"It's too soon to tell" was the response Zhou Enlai, the first prime minister of China's Communist government, supposedly gave to a question about the historical significance of the French Revolution.
Revisionists now claim that he was commenting not on the storming of the Bastille in 1789, but on the student riots of 1968. But what's a couple of centuries to a China still engaged in its own long march to modernity?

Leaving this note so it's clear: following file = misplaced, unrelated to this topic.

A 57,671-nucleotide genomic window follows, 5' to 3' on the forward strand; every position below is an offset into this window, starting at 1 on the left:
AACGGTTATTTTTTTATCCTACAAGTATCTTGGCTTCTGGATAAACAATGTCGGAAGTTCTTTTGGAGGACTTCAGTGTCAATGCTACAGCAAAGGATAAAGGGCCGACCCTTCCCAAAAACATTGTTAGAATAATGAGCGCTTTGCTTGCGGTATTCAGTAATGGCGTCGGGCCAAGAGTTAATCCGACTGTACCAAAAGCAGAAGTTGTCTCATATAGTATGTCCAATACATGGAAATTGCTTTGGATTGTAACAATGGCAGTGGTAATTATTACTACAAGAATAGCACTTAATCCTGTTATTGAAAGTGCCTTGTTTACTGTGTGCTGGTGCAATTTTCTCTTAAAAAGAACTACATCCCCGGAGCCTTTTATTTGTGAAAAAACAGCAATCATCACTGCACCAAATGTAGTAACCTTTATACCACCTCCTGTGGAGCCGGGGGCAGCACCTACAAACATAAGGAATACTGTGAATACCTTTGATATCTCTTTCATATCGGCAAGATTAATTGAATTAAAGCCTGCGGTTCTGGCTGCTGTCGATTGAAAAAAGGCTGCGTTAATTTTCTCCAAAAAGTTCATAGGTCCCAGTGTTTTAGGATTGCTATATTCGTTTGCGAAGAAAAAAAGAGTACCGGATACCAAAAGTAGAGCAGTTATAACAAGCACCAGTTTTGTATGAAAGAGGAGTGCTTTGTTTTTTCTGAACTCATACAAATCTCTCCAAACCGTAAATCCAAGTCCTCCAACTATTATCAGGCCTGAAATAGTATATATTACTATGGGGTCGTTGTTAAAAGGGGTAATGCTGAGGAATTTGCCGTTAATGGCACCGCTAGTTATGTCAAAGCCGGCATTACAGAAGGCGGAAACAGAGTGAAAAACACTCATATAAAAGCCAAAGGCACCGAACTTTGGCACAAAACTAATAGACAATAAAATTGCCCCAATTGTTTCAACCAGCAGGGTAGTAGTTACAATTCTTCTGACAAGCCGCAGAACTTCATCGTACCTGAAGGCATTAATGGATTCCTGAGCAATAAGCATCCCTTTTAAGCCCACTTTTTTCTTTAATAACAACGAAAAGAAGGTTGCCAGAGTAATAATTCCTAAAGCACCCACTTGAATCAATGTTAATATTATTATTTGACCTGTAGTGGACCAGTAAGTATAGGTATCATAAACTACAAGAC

Still, the late Comrade Zhou's answer would be equally apposite this week, as China marked the 90th anniversary of the founding of its ruling Communist Party – in elaborate celebrations planned years in advance and staged three weeks ahead of the actual date. For, lavish though yesterday's festivities were, they pose their own questions. How will China trump such extravagance when the centenary comes around? Does this lavishness at 90 not perhaps betray the fear that the CCP might not actually make it to 100? And how will history judge Chinese communism? Of course, it's far, far too early to tell.
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